By Mike Jollett
Filter, May / June 2003
IT’S TWO P.M. on a sunny Los Angeles afternoon and Liz Phair is having a good day. She recently moved here from Chicago, and it shows. Gone are the days of stage fright and hiding in the shadows. Gone are the days of obscure cover art and songs which dabble in self-loathing. These days, the town is warm. The label foots the bill. And the new album (Happy Tragic Thing) shoots for the big time. I don’t know if any of it makes for good art, but damn if it doesn’t make for a good mood. That’s why people move here.
So before you go shooting your mouth off about selling your soul to Capitol Records, remember that it’s not your soul, it’s hers. And the same independent nature that led her to write all of those dearly confessional songs which populated the interior tracks of a nation’s mix tapes, leads her now to seek out greener pastures. Yes, she teamed up with the Matrix for the new album. Yes, those are the same people who invented Avril Lavigne. Yes, this smacks of corporate pop machinations. But get over yourself. Liz Phair shouldn’t even have to compete for the “jaded darlin'” slot on your local Infinity Broadcasting playlist. She invented that whole schtick.
Besides, it’s nice to grow up. It’s OK to be happy. And after years in the shadows, we should all have a chance to bask in the sun. Below, she discusses pop music, feminism, songs about sex and riding off into the sunset.
When you were doing Lilith Fair, did you ever feel like you were responsible for it? Like you paved the way?
No. Never. It never occurred to me. I did feel really happy that it was there. It kind of reinvigorated me to working at all because I always kind of hated, you know, the whole guy world.
Is that true? I hadn’t heard.
[laughs] Shut-up. It was just so nice to tour with a bunch of peers.
I have this theory about alpha bands and beta bands. Wherein alpha bands are the progenitors of a certain scene and then beta bands come along and use their sound for their own purposes —
and get all the money…
Right. So for example, Nirvana had the Pixies. All these O.C. punk bands had Social Distortion. There are a couple rules which dictate the relationship between alpha bands and beta bands. The beta band is always more successful. And alpha bands, despite the fact that they’re adored by critics, always die drunk and alone in a pool of their own piss and vomit. So I’m wondering if you ever feel like an alpha. Like you look at someone like Avril Lavigne or Alanis Morrissette and go, “that girl’s ripping of my shit”?
A little bit. Not Alanis. But I’m definitely an alpha. I think I go in there and I break ground. That’s my main aim in life.
Do you look forward to dying broke and alone in a puddle of your own vomit?
I thought that was the beta band.
No, the beta bands die in a country club in Orange County, surrounded by adoring fans.
That’s why I’m trying, with this record, to cross over into beta bandom. I’m trying to be my own beta band. Why use someone else? Just take your own alpha career and go beta. And that’s not even a joke. I’m trying to parody myself. [giggles] I’m trying to become like a washed up, diluted version of my own self and rake it in.
I think the Lemonheads are the only other group that’s ever done that.
That’s a good call.
Because they were really cool, but then when It’s a Shame About Ray came out, it was like, “what the fuck happened to this group?” Or maybe even the Goo Goo Dolls is another example.
Yeah, they did it too.
Your fans have this really strong empathic connection to you. All the girls want to be you all the guys want to date you. There’s more than one marriage proposal on your fan sites.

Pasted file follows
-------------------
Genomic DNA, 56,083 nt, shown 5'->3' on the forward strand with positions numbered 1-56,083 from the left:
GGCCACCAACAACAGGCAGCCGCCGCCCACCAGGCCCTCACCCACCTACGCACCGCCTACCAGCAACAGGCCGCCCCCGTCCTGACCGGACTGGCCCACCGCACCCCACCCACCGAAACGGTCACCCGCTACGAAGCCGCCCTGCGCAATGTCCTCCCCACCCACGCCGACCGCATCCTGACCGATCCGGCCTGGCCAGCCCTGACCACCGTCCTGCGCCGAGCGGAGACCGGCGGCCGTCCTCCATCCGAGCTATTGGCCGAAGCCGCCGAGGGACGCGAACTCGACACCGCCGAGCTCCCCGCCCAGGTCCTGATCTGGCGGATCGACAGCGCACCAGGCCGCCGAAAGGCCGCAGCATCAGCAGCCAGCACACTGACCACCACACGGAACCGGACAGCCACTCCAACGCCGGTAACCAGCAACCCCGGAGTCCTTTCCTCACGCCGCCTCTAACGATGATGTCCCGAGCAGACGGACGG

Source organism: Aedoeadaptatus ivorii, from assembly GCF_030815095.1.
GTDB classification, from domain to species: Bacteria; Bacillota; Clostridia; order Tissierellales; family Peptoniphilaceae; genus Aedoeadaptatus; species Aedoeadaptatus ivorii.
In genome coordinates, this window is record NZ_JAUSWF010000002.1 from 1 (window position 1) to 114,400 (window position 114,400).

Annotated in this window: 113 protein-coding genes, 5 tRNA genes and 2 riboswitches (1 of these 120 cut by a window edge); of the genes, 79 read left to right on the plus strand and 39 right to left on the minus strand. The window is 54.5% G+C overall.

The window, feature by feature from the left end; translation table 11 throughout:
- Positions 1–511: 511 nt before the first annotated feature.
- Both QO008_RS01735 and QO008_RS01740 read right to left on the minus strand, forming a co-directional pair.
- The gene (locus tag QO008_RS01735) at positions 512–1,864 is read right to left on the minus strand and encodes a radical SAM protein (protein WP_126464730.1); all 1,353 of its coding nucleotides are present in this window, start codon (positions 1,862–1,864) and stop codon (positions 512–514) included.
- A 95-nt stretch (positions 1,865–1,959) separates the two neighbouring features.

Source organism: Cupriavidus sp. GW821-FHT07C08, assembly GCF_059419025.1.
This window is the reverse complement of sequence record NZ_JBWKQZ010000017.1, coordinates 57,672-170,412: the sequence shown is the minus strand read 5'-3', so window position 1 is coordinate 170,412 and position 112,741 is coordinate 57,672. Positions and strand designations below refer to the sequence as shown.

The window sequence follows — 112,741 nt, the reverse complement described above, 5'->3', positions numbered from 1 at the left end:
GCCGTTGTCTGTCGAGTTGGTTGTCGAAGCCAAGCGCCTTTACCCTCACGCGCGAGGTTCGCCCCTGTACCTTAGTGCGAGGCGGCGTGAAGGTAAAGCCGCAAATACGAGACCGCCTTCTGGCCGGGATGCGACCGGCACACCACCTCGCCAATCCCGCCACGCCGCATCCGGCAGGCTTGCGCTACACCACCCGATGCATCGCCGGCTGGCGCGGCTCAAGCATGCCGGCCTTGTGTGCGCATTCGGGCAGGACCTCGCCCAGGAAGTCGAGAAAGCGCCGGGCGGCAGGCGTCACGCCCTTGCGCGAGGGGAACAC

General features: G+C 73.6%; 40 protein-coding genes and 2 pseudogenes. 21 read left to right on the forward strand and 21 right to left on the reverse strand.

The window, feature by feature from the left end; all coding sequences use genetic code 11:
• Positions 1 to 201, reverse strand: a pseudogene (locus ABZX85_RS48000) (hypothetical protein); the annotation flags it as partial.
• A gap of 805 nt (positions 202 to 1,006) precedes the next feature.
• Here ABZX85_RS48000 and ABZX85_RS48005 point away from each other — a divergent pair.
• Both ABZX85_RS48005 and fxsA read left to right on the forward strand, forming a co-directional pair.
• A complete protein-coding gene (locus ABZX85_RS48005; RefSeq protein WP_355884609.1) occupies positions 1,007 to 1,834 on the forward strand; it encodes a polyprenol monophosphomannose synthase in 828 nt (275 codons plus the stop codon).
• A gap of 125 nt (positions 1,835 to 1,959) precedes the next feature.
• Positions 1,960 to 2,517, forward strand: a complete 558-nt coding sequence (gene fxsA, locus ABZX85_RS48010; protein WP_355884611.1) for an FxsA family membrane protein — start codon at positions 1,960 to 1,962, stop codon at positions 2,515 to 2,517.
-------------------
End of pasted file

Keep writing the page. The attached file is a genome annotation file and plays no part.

[wistfully] I should have been looking.
Well, why do you think that is?
Because I’m just so cool. No, um, I don’t know. Why do you think that is?
Well, I’m the one who’s asking the questions here, sister.
Ok, so I know why. Because my music seems to them like my real feelings coming out. Even when I try to be commercial it’s still my real feelings and my real point of view, and they can tell. A lot of people will hold back from exposing themselves. I’m all the way in the front of my own music. So it allows them to sort of feel like they know me. And they probably do.
Do you like that your fans are like that?
It’s a little creepy. Don’t you think? Because I walk around oblivious to that. I don’t ever think about it. I’m always thinking like a person who has a lot left to prove.
I’m sure you got the question when your song “Whip-Smart” came out — you know, to what extent it accurately summarized the way in which you wanted to raise your kid. So, now it’s been five years. Does it?
Nobody ever asked me that actually. I think it’s pretty good advice. I don’t think in those terms now that I’m really a mom. It’s a hell of a lot more about thinkgs like “OK, do we have anything to pack for lunch? Did you do your homework?” That kind of stuff. But I do want to impart most of those values. I don’t think I need him to be as paranoid as that song leads you to believe I think he should be. I was a little more angry then. A little less powerful.
Do you consider yourself to be a feminist?
Yes I do. I’m a serious feminist, actually. I’m just not one of those people who likes indoctrination. I don’t like to go along with the crowd, so to speak. But I’m fully a feminist. The whole point of feminism to me is to have as many women be as many different things as they want. We can have as many female assholes as there are male assholes. Or as many female saints as male.
Yeah. Lame is still lame. I read somewhere that you’d been approached to be a Playboy centerfold at one point. So I put this in the context of a question about feminism because you were saying it’s all about being whatever you want. So can someone be a feminist and be a Playboy centerfold? Because what you said at the time that you didn’t think there was just any way to have power in that situation. One way or another, guys were going to jerk off to your picture, and so you just can’t feel like, “hey, hear me roar, these are my breasts.”
[laughs] I kind of feel differently now. I kind of fee like if you could control what the pictures looked like… I think back then I just felt less in control sexually in my life. I felt more like I was doing things for men but I wasn’t really enjoying it as much as they were. Now, I feel more like I get what I want. I really like sex. I don’t feel weird about it.
Ah. The mid-thirties.
Ah yes. God times. So if I could project what I wanted to project… but then I’m not sure Playboy would allow that. So it would be like a different world. I don’t think nude photos are… I don’t know, it’s hard to say… it’s a tough call. Because you’re right, you’re putting it out there with all your best intentions but other guys are just still sitting around making fun of you.
On Exile in Guyville and Girlysounds your songs were always very explicit, but they dealt with sexuality in this much larger emotional context, but then all the press latched on to you as if that’s all you were — that girl with those dirty lyrics. I’m wondering how you dealt with that in just, interview after interview.